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Can you sign onto the five agreements?

Editor’s note: This is the inaugural piece by new Boardhawk columnist Aaron Massey. See his bio at the bottom of the article.

We seem to be at an impasse in our schools at the moment. The grand clash. Not between the typical adversaries; but between two reasonable (yet seemingly provocative) concepts competing against each other.

It’s a duality we see throughout urban education. On the one hand, for example, teachers have dedicated their lives to transforming the trajectories of children and on the other, the system isn’t working for large swaths of students. It is both true that teachers are changing the world and it is true that our system isn’t working exactly how we need it for all students. (Both truths co-exist).

Likewise, both researchers and practitioners want what’s best for students. Both the community and school districts and charter management organizations care about students. Both adults in the building are frustrated and the students are too.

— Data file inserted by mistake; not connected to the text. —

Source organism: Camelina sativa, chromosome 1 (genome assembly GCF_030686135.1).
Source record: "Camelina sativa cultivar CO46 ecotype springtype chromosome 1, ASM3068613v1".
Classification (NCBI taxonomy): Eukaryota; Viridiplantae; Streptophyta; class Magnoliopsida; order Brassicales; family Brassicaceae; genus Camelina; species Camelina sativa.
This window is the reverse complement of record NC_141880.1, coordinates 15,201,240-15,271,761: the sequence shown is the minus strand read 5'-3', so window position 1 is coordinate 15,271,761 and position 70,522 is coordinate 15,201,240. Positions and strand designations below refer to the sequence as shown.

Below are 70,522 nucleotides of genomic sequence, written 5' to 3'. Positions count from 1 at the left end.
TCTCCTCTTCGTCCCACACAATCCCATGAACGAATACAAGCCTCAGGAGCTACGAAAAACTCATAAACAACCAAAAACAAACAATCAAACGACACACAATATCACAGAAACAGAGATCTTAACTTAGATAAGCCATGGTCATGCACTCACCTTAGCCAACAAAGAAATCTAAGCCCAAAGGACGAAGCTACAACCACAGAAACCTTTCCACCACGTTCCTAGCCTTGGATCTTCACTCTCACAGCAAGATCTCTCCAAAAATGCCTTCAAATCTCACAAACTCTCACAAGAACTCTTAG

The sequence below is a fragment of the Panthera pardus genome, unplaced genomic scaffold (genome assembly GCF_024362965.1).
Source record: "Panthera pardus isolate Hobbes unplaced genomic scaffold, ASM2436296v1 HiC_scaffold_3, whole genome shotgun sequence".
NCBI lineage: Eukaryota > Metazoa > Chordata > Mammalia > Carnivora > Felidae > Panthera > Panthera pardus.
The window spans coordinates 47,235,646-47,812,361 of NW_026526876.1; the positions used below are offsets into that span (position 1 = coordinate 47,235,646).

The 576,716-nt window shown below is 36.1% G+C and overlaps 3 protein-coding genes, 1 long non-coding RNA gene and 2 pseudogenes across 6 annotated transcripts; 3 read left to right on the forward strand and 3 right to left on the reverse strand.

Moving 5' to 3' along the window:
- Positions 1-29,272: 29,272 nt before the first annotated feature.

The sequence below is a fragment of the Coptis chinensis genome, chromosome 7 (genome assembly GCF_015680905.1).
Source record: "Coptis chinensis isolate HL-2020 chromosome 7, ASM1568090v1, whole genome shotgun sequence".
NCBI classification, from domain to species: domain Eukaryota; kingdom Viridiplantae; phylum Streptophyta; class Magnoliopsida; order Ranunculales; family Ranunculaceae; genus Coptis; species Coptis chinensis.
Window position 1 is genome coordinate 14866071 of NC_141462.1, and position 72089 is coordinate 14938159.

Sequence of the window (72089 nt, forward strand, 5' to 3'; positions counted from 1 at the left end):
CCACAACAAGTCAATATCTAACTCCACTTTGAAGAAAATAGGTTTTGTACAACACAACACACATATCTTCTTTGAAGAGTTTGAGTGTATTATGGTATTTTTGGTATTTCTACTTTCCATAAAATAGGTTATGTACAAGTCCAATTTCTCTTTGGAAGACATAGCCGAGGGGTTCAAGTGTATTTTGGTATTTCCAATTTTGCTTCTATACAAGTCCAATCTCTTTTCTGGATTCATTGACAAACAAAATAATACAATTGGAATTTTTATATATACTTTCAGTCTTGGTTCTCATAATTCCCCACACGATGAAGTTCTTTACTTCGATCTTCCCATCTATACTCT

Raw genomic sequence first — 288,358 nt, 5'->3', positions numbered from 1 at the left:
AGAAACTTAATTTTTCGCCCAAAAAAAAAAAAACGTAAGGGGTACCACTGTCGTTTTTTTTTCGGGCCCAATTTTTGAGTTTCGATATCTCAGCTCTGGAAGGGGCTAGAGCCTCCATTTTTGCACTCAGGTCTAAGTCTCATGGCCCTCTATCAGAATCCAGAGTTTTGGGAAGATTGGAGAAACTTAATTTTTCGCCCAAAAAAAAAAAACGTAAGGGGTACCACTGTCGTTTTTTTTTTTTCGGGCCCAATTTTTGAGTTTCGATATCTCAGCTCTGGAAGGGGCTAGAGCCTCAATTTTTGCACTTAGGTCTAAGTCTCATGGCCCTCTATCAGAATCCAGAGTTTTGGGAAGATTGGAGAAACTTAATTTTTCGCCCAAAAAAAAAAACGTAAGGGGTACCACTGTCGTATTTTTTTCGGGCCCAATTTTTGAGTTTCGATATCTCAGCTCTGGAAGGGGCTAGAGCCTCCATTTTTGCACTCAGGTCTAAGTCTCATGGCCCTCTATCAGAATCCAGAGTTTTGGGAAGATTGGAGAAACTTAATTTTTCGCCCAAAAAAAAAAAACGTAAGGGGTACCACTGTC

If we can first agree that multiple, valuable truths exist simultaneously in education: congratulations! We made it to our first agreement. 

Give yourself a point! 

Y’all, it’s time we make some agreements in education. If there’s one industry group that could lead the way for our society at-large to grow up, it’s us education folks. But before I suggest a few agreements we should agree to uphold,  let me shed a little light on the risk of not doing so:

  1. More Black and Brown children failing. (The National Report Card, the National Assessment of Educational Progress (NAEP), highlights a growing gap in math and reading between Black students and their White counterparts) (2023).
  2. More bickering and blaming. (Education is incredibly difficult. We don’t get it right all the time. By we, I mean ALL of us: public, charter, private, parochial, home school, etc.) 
  3. More mental health concerns. (From teachers, from administrators, from staff, from parents and of course from students,  where we are already seeing a rise. According to the National Comorbidity Survey Adolescent Supplement (NCS-A), an estimated 49.5% of youth ( ages 13-18) that participated in the survey had some sort of mental disorder. 49.5%. )